We know that high risk clients need more intervention than medium risk clients. The science in the corrections field is advancing enough that we can think in terms of “dosage.” Evidence suggests that medium and high risk adults require between 100 and 300 hours of “dosage”—or intervention—over 3–18 months.
Related to the idea of dosage is the concept of “dosage probation.” The dosage probation model suggests that the length of supervision should be determined by the number of hours of intervention necessary to reduce risk as opposed to a standard probation term, such as 3, 4, 5, etc., years.
We were recently asked how to count dosage when cognitive tools such as the Carey Guides, Brief Intervention ToolS (BITS), and others are used. While research on the amount of dosage to assign when using cognitive tools has not been conducted, we do have experience from three national sites that are piloting the concept of dosage probation under an NIC-sponsored project. The following approach has been used thus far in these sites:
One-on-one appointments count toward dosage if they consist of teaching and skill building around one of the top five criminogenic needs, provided an assessment indicates the criminogenic need is a risk factor for the client. The amount of dosage time is equal to the amount of time spent working on the need. For example, if 15 minutes of a 20-minute appointment is spent teaching and skill building, the individual would receive 15 minutes of dosage.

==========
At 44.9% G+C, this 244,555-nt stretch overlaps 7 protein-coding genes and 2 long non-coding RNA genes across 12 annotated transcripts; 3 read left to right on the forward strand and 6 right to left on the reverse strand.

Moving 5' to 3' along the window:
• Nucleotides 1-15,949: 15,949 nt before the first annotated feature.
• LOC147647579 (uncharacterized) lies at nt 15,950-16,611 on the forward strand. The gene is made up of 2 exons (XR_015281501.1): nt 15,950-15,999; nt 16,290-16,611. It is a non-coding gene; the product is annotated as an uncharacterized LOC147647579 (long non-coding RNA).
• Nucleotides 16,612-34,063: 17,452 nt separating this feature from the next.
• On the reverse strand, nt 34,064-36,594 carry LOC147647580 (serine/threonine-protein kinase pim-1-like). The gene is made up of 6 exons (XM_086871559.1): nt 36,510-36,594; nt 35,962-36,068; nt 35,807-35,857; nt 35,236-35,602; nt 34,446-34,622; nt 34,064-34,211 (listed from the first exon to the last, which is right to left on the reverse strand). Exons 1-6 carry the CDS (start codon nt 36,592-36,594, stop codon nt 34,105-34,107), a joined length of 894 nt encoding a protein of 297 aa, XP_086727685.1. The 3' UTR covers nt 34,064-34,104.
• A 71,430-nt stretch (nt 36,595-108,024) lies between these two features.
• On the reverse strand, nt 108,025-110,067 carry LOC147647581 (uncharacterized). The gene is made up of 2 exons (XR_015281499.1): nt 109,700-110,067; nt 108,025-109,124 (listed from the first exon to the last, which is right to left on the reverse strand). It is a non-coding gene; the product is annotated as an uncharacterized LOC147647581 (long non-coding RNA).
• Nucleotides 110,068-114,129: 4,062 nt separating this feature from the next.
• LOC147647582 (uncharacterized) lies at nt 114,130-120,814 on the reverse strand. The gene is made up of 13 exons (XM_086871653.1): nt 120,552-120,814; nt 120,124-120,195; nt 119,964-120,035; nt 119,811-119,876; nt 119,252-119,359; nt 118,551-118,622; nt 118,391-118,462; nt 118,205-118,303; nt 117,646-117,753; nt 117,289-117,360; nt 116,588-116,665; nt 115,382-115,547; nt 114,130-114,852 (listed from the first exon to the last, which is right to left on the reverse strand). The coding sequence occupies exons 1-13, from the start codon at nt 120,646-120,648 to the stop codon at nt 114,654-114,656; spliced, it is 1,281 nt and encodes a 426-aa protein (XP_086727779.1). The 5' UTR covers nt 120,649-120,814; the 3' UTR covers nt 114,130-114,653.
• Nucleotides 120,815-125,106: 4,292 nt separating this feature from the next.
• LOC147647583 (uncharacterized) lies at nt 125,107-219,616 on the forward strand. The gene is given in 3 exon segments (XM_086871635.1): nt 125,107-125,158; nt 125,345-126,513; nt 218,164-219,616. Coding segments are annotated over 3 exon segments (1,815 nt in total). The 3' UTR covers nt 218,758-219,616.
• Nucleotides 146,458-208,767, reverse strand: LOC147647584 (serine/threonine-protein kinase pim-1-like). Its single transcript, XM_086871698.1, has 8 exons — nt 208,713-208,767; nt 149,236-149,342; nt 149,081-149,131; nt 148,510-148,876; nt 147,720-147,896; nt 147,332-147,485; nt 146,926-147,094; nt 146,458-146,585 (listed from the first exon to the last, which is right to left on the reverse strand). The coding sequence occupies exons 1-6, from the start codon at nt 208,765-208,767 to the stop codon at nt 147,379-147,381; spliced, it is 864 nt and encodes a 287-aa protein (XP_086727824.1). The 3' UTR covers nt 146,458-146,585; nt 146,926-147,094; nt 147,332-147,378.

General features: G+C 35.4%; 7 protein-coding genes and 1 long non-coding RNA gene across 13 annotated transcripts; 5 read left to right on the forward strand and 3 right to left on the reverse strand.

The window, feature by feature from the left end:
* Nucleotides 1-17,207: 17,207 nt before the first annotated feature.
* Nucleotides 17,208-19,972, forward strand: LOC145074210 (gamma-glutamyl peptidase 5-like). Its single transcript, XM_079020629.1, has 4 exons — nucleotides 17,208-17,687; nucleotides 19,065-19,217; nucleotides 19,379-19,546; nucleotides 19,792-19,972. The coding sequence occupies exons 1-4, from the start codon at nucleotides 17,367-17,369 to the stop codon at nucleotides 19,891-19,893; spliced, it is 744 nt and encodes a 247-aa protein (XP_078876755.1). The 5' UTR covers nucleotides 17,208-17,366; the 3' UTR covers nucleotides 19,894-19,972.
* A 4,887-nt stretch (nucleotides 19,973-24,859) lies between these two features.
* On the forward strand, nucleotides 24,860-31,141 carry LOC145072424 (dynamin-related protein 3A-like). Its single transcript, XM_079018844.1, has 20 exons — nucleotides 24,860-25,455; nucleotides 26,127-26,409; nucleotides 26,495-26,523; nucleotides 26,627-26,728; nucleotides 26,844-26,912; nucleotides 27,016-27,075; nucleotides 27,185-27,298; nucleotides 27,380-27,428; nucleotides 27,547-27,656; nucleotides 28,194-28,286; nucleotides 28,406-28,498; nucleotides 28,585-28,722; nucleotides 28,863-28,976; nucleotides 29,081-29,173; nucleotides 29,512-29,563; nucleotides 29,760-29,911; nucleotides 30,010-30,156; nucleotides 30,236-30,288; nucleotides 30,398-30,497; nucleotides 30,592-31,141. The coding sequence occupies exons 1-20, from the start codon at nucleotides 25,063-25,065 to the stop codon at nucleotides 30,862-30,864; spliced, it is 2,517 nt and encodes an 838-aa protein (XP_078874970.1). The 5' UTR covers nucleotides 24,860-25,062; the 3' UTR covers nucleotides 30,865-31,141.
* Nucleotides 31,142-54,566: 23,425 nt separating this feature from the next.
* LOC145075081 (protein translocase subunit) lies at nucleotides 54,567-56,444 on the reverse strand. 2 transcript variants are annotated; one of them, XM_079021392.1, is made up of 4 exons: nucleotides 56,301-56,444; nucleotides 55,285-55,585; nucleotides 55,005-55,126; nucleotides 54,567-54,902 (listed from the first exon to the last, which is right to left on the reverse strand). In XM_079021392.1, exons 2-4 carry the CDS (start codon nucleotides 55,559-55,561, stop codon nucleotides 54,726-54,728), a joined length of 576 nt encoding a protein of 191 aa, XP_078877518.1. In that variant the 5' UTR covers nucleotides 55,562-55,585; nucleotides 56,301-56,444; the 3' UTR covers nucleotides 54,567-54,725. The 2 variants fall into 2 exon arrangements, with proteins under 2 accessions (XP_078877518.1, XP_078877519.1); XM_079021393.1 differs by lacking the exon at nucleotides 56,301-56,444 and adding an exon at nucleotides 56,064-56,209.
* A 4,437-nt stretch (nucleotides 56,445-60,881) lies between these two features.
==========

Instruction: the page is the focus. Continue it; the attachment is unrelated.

Homework assignments around criminogenic needs that are identified risk factors for a particular client also count toward dosage. To avoid tedious computations, most agencies give clients 30 minutes of dosage per homework assignment. Note that some tools are longer than others and may be assigned in parts. Each part would be considered a separate homework assignment, and clients would receive 30 minutes of dosage for each part. This is just a guideline, though; in the end, the case worker should use their judgment.
Assigning dosage when cognitive behavioral tools are used in groups works similarly: the amount of time the group devotes to addressing one of the top 5 criminogenic needs counts toward dosage. For example, if a group lasts an hour and 45 minutes are spent addressing antisocial peers, and the clients in the group have this as a criminogenic need, then 45 minutes count toward dosage. Note that time spent addressing the criminogenic need could be discussion, skill practice, observing others do skill practice, completing a cognitive behavioral tool, and so on. This would be no different than the way a T4C or ART cog class might work.
This topic was modified 1 month, 2 weeks ago by DebbieSmith.